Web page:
Earlier this year, when the designs for South Figueroa’s My Figueroa project were released, Josef Bray-Ali wasn’t happy. While many advocates celebrated designs that would, if implemented, result in segregated bike paths, transit-only lanes, pedestrian plazas (at a minimum), Bray-Ali saw another major investment in the Downtown and area around L.A. Live. Meanwhile, the portion of Figueroa where he worked and that he loved remained a traffic sewer, with five lanes of concrete and curbside parking blighting the area.
Now, with the city considering bike improvements for North Figueroa, Bray-Ali sees an opportunity to bring My Figueroa to North Figueroa. Last week, a group of thirty community activists gathered in the Flying Pigeon Bike Shop to create an organization to do just that. At the Flying Pigeon blog, Bray-Ali notes that the event expanded beyond the usual suspects with local businesses sponsoring the meeting by donating the chairs, tables, food, and other supplies.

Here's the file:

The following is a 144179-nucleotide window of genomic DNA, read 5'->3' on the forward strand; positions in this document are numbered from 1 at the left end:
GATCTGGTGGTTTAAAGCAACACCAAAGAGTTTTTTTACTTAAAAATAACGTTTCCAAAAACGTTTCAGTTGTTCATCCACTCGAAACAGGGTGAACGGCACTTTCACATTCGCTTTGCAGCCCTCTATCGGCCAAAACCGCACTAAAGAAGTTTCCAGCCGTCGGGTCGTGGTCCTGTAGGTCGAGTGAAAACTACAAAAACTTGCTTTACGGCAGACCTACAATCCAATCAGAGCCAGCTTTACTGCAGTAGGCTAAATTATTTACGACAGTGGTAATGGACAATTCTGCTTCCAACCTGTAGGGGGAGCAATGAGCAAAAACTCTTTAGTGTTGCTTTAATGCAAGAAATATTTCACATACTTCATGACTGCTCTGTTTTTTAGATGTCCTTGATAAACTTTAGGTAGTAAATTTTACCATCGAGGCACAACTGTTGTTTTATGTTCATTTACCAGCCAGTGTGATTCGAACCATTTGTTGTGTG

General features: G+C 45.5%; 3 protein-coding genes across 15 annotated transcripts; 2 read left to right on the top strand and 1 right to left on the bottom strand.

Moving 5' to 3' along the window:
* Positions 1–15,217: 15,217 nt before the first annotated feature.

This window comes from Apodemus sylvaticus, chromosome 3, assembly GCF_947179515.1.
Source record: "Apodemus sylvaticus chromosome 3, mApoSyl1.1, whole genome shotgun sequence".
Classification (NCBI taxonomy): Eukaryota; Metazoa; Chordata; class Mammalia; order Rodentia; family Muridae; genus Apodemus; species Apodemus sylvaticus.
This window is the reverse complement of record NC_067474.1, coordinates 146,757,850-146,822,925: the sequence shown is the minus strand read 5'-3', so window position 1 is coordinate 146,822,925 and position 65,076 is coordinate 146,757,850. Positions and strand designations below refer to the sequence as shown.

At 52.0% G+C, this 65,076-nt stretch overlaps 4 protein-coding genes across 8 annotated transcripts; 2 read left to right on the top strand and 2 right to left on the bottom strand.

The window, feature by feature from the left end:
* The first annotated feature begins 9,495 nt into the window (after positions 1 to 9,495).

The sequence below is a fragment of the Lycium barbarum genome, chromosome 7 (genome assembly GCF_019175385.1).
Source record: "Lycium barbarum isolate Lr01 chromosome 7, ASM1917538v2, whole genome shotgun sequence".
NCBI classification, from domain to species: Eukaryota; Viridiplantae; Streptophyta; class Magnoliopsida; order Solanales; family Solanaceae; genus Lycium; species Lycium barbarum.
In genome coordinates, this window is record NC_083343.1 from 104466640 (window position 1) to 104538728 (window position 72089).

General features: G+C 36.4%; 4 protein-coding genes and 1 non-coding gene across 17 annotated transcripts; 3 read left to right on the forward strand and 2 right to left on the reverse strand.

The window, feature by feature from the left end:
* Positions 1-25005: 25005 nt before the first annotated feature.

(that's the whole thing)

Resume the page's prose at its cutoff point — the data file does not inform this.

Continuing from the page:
“The city sees North Figueroa as a cut through for people that don’t want to drive on the 110,” Bray-Ali explains. “As a result, cars cut through the neighborhood without stopping, businesses suffer and the middle-class moves farther away.”
In other words, this is about more than a bike lane.
Bray-Ali’s vision includes bike lanes for certain, but also a road diet, wider sidewalks, better street crossings, all of would feed into the business areas and the transit network that already exists. The Gold Line stops a few blocks from Bray-Ali’s shop, but the traffic it generates to North Figueroa businesses is scant.
Patch  talked to a few people who attended last week’s meeting, and found enthusiasm high.
Arroyo Seco Neighborhood Council  member Jerry Schneider said, “We want to bring pedestrians and people back on this street, but we have to develop more of our vision before we can take it out and show it to other people.”